John Dalton Building MMU

MMU outlines plan for £65m science and engineering building

Manchester Metropolitan University has set out proposals to demolish the 168,000 sq ft John Dalton buildings and replace them with a new-build science and engineering campus.

The 1970s-built 33,000 sq ft John Dalton West building and the larger 135,000 sq ft John Dalton East buildings sit to the north of MMU’s campus and border Oxford Road and Chester Street, alongside the Mancunian Way; the East building is home to the faculty of science and engineering while the west building houses print services.

The university has now set out its plans for a £65m redevelopment of the site, which will see both buildings demolished and replaced with a new-build home for the faculty.

MMU said the new-build is set to “contain a range of flexible and adaptable state of the art amenities that respond to both modern teaching and research needs”.

Four schools make up the university’s science and engineering faculty: healthcare science; computing; mathematics; and digital technology engineering.

The proposed new-build will include 161,500 sq ft of space, 42% of which will be offices, along with 12% laboratory space, 35% plant, and 11% general teaching, social learning, and circulation space.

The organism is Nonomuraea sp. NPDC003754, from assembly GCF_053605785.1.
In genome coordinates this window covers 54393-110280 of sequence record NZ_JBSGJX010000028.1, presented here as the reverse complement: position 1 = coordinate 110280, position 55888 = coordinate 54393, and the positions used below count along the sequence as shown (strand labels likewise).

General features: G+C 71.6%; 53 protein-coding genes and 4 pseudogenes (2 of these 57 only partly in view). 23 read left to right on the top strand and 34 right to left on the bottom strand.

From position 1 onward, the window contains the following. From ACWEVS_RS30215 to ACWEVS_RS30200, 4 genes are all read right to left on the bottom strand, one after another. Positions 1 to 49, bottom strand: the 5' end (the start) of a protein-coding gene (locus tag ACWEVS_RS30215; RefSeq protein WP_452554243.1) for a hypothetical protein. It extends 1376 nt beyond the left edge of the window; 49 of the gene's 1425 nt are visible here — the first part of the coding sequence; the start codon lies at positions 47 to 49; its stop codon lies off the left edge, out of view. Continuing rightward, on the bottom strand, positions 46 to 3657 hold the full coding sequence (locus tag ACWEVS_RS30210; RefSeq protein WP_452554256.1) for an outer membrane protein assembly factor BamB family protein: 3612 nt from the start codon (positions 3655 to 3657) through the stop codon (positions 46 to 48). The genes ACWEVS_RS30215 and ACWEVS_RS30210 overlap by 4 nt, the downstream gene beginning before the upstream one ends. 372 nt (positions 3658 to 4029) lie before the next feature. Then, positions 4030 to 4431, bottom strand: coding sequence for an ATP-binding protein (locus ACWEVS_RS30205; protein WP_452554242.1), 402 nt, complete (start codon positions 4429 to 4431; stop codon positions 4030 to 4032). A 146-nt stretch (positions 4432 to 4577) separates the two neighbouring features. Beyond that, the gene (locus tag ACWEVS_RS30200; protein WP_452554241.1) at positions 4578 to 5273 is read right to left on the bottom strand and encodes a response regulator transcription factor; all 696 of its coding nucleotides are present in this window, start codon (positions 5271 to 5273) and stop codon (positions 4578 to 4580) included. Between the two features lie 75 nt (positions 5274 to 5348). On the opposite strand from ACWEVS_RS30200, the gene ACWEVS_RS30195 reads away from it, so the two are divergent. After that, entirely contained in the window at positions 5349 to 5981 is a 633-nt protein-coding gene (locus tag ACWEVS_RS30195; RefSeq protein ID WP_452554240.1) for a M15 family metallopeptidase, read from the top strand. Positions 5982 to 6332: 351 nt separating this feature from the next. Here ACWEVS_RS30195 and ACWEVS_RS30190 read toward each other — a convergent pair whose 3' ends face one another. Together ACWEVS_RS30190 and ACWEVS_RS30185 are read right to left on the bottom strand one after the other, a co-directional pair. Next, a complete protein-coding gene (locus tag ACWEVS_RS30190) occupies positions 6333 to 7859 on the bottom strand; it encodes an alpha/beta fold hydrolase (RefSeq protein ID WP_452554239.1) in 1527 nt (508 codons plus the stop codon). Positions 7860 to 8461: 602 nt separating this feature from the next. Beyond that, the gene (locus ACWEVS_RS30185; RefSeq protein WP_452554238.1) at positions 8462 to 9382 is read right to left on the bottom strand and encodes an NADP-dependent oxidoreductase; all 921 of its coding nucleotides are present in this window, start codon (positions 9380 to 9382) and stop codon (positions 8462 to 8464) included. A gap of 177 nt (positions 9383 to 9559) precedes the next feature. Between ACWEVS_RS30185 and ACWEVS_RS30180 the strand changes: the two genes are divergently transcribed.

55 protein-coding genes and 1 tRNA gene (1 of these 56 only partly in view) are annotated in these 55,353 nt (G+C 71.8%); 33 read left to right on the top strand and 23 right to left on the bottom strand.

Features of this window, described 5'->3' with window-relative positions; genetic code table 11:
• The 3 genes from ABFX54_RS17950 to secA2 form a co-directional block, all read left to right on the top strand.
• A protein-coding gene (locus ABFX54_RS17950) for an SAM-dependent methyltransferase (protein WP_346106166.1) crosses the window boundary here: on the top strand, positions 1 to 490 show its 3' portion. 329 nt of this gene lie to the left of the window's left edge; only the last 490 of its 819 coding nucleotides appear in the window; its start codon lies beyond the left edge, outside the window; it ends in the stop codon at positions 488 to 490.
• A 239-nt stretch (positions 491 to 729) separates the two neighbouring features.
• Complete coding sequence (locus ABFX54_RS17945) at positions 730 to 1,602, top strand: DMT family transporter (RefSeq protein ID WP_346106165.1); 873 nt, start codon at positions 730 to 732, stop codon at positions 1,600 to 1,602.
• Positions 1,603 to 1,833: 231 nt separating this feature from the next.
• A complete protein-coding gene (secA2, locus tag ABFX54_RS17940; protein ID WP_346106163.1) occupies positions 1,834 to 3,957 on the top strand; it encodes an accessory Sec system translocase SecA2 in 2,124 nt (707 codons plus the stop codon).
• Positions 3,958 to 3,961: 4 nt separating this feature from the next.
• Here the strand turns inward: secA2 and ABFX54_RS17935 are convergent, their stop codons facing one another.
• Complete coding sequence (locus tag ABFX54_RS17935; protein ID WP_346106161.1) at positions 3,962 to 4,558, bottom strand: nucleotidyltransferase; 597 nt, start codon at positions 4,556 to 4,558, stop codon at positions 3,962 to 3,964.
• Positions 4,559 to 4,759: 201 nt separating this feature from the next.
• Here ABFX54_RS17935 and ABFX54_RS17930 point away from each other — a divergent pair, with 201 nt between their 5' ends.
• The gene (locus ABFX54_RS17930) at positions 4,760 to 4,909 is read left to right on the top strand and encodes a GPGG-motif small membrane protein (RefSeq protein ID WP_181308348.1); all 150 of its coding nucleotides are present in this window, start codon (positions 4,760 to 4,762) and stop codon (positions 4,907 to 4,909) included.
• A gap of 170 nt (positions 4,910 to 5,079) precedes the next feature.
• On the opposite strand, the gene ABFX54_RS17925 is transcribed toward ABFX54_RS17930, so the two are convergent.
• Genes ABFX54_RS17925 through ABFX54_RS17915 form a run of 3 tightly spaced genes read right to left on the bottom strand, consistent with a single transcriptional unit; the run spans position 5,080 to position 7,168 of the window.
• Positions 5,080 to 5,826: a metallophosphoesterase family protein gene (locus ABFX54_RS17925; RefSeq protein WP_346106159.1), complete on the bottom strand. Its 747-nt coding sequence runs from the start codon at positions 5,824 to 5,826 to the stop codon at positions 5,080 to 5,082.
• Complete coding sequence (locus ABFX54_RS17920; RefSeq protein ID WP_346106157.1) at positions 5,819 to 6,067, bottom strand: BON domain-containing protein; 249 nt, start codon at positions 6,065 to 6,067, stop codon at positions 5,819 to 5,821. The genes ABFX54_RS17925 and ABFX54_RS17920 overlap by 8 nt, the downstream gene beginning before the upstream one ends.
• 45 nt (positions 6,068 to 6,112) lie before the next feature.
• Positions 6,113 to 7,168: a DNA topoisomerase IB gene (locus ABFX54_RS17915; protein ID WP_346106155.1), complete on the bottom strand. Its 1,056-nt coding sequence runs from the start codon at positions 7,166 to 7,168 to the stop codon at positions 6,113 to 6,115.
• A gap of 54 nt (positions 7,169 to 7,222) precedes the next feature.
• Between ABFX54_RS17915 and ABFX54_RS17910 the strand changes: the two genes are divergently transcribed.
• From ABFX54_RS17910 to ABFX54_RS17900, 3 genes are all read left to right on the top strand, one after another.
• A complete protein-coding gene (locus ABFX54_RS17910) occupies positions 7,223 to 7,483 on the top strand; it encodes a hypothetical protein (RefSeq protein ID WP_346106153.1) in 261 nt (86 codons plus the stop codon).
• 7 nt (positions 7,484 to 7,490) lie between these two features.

Along with the new-build, around 86,000 sq ft of existing space within the university is also earmarked for refurbishment, but MMU said this was still “subject to review”. There will also be public realm and landscaping works, although this could be carried out following the new-build’s completion.

Under current plans, MMU is aiming to start on site in early 2021 and complete in summer 2023.

It expects to invite three contractors to tender for the project on a single-stage basis, although no dates for the procurement have been set. The construction cost of the project will be between £55m and £65m.

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Good news, this is one of the biggest eyesores in Manchester city centre, along with the old UMIST campus. MMU’s new builds are actually very good, they do better than UofM.


A shame, this building may not be seen as an icon of beautiful architecture but it has a real vision which should be preserved. Some thoughtful design of the facade could really re-invent it .

By l131b

Demolish, demolish, demolish. It’s like the 50’s and 60’s never happened. And this is one of the few built of merit since. Britain becomes an evermore dreary, cheap, looking place.

By Loganberry

It’s a horrible building, everything built between 1939 and 2005 should be knocked down.

By In the know

It’s bdp’s job so might be better to keep it

By Anon

Give it a jet wash and it’ll be reet.

By Anonymous